Training Tips

Here are some quick tips to get the most out of training:

The way you live with your dog throughout the next few months will really have an impact on your dog’s training. The more you can mirror a training environment at home the happier you will be with lasting results. 

  • Your dog needs clear rule enforcement, routine, training practice and affection (in that order).
  • Your dog should have zero unsupervised freedom in the house for the first two weeks after graduation, minimum. 
  • Whenever your dog is directly supervised, he must be wearing (dragging) a leash and wearing his training equipment.
  • When your dog is not being directly supervised, he must be in his ex-pen or crate.
    • Remove all training equipment while your dog is confined for safety. 
    • If your dog must wear a bark collar in their crate, remove any items that may get caught on the collar.
  • Practice your new commands for a minimum of 20 minutes, daily. 
  • Do not ask for commands you cannot or will not enforce. 
  • Limit all excursions to low distraction environments for the first two weeks after graduation.

As we move through this training program, it is critical that you train your dog as if they’re going to fail. We know you are excited to see what your dog is capable of, but neither of you are ready to test the limits just yet.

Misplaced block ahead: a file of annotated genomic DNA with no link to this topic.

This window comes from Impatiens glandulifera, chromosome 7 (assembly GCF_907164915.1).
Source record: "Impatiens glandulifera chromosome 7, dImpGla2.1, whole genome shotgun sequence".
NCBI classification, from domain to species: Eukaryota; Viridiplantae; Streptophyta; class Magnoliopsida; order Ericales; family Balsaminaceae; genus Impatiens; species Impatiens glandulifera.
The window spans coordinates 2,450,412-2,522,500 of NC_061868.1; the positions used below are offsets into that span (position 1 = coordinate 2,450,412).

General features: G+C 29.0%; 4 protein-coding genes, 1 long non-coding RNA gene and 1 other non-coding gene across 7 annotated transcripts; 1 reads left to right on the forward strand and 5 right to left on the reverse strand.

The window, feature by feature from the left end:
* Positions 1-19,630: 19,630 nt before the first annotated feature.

Do you know what to do if your dog:

  • Tries to pull towards another dog on a trail? 
  • Breaks their bed-stay to jump on a visitor?
  • Sees a rabbit across the street?

Until you can react to your dog’s behavior without hesitation, understand how and when to use your equipment, and are capable of reading your dog’s body language to prevent mistakes, you are not ready for over stimulating environments. We promise we will help you get there as soon as possible!

Dogs can tell when their handler is unprepared and they will test you. Practicing your handling skills in lower distraction environments allows you to get comfortable with your equipment and prevents you and your dog from getting overwhelmed or frustrated. Your equipment should be on, treats should be available, and you should be ready to act. Don’t expect your dog to be successful, just because they were with their professional dog trainer.